At the beginning of the book, Saki comes across as a spoiled 13-year-old girl. She's more worried about her friends in Tokyo and what fun she's missing out on than her grandmother's health, than the customs and rituals that come with the Obon ceremony. Than the shrine in the mountains behind her grandmother's house. She's hard to like because of her dismissive, apathetic attitude. She's also confusing in that she wants to be back in Toyko with her friends but acknowledges repeatedly that she's tired of them, that they're really bullies. She skated the line between annoying and normal teen girl trying to fit in with friends and not spend her school days alone and bullied.
The story itself is filled with Japanese customs, mythology, and magic. Of spirits and witches, of shrines and spirit guides and curses. It's so dense with story, with situation and situation that Saki is pulled into because of her initial mistake, because of her carelessness. But one thing bugged me. I loved how the tanuki was called a tanuki, how the tengu was called a tengu, how the Japanese names for a number of spirits and items were used, but not all of them. The kitsune was called a fox and the orge with its large club wasn't called an oni with a kanabo. The inconsistency bothered me (as this is a review of an e-galley, I wonder if this has been changed in the final copy).
I like how this book is set in Japan with, while written in English, the characters speaking Japanese. The Japanese words weren't in italics, which was surprising to see. For a book about a Japanese girl in Japan falling in with the local spirit world, the lack of italics made the book feel more authentic. But there were some inconsistencies, like with the use of fox instead of kitsune, and why Saki would refer to her parents as Mom and Dad instead of the Japanese terms. The story itself also felt rather long for a middle grade book. I would recommend this to those looking for more middle grade set outside of North America, for those looking for magic and fantasy but set in the real world, and those looking for more diverse middle grade stories.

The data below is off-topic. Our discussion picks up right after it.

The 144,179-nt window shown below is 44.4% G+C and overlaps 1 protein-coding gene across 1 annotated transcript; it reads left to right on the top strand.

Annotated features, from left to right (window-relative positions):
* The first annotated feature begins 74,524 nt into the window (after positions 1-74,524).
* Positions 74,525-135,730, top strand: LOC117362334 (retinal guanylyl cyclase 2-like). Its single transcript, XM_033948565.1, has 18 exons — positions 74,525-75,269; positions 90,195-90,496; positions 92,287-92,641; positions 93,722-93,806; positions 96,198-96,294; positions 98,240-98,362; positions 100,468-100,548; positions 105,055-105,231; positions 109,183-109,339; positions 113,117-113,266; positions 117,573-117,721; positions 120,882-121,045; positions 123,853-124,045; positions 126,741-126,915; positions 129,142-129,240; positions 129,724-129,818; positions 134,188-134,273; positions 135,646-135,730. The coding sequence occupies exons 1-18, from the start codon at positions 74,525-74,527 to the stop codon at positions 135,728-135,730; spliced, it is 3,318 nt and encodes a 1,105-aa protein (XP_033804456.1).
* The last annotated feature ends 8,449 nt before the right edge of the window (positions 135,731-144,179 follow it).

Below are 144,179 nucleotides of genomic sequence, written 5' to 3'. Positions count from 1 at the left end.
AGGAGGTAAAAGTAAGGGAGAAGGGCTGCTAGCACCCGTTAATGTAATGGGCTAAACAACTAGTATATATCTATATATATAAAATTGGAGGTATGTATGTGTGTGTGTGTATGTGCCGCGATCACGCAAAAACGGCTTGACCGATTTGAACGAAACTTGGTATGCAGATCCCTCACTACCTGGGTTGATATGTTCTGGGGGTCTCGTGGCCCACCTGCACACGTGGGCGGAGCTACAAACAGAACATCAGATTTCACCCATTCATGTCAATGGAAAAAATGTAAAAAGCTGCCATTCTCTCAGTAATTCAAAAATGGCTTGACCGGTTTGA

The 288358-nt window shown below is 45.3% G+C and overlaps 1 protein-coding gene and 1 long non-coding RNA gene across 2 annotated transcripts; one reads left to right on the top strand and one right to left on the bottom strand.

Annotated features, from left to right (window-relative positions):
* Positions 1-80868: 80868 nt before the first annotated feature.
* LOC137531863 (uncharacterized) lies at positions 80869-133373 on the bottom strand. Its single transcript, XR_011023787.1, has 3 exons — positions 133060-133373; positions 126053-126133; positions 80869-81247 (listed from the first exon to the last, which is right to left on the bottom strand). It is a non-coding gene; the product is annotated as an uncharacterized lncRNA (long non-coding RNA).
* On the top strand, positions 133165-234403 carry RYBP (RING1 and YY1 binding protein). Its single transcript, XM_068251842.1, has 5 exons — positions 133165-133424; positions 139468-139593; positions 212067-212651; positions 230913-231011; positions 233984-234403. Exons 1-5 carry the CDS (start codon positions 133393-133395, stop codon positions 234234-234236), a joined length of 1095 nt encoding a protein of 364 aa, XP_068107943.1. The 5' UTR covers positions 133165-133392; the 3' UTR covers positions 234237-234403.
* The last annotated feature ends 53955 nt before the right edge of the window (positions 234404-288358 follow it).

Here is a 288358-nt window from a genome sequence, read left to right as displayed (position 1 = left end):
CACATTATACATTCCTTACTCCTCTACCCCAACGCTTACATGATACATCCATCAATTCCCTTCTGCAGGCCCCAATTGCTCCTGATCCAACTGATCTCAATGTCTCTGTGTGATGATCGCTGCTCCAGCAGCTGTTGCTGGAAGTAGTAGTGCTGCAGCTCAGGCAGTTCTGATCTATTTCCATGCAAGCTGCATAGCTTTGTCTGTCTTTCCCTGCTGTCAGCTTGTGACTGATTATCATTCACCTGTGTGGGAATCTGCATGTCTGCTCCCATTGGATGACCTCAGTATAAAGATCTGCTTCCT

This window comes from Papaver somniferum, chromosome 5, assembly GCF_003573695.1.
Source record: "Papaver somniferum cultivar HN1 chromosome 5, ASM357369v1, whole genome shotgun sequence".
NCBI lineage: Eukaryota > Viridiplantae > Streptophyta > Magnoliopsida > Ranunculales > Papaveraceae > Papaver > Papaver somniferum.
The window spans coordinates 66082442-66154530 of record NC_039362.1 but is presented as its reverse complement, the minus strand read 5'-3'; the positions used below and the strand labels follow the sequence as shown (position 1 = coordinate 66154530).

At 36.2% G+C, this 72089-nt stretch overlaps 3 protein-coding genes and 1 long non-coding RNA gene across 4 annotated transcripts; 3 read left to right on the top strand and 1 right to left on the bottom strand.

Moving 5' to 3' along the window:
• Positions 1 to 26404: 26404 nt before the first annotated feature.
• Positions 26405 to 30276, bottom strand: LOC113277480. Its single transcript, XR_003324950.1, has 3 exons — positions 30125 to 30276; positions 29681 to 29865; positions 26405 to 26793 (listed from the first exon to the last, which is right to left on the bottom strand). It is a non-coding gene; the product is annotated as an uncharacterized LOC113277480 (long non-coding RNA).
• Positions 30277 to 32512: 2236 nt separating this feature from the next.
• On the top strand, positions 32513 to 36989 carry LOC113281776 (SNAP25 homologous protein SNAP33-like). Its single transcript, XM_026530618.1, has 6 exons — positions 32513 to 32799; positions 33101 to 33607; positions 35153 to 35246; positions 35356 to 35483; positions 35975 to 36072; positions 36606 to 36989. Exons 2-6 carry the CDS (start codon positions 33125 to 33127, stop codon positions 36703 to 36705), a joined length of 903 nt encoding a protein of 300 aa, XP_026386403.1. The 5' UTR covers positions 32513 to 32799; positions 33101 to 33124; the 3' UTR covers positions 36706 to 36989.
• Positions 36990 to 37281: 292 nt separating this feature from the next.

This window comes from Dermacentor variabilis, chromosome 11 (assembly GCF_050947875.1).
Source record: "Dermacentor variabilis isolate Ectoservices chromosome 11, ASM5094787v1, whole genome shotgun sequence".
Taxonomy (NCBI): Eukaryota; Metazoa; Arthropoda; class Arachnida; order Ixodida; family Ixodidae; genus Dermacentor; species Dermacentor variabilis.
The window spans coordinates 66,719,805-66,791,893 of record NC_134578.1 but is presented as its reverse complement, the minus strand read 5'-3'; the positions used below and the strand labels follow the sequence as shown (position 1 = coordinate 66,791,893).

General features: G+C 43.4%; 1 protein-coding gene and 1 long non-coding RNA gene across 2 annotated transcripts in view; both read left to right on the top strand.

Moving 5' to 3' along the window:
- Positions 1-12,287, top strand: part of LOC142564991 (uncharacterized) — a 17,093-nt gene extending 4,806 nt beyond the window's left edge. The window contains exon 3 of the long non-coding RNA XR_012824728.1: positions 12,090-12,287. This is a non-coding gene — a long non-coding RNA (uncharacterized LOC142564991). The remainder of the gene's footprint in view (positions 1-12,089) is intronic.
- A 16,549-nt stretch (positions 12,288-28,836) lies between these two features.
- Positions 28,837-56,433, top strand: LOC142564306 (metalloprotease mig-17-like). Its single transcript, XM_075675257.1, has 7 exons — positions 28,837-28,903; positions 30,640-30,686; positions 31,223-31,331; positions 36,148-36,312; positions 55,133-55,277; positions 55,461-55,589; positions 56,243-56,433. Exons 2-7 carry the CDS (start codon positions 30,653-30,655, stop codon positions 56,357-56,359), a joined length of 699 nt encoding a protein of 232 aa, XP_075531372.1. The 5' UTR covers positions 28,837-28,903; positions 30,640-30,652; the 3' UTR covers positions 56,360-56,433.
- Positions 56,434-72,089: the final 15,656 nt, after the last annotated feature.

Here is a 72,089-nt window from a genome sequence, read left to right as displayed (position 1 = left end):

(I received an e-galley of this title to review from Sourcebooks through NetGalley.)...more
Sixteen-year-old Dusty Everhart breaks into houses late at night, but not because she's a criminal. No, she's a Nightmare. Literally. Dusty is a magicSixteen-year-old Dusty Everhart breaks into houses late at night, but not because she's a criminal. No, she's a Nightmare. Literally. Dusty is a magical being who feeds on human dreams. Being the only Nightmare at Arkwell Academy, a boarding school for magickind, and living in the shadow of her mother's infamy is hard enough, not to mention the crazy events of the past year. Dusty may have saved the day, but there are many days left in the year, and with an old foe back to seek revenge, she'll need all her strength to defeat him and save her friends.
The Nightmare Charade is more danger, more intrigue and hidden things, more secrets and lies. And the final reveal.
Dusty is back to investigating after a summer away from Arkwell. There are so many things on her plate this time around that I'm surprised she has time to sleep. So much of her days are spent worrying and wondering. Worrying about her mother, about Marrow, about finding time to be with Eli like a proper couple, about school. She's not given much time to get back into the swing of things. Instead, she and Eli are tossed head-first and nearly blind into a rather dangerous situation and are expected to solve it quickly. Her snark is still there, her word battles with people who bother her, but her worry and concern take over from time to time.
I was surprised at how easy it was to distrust most of the adults in this book, people like Lady Elaine and Detective Valentine. So few people are straight and honest with Dusty, so few tell her what needs to be said, give her access to the knowledge she needs to make sure she stays alive. How can they tell her that something isn't important, that she shouldn't worry about it? In this situation, everything is important. It's all extremely suspicious, not to mention frustrating.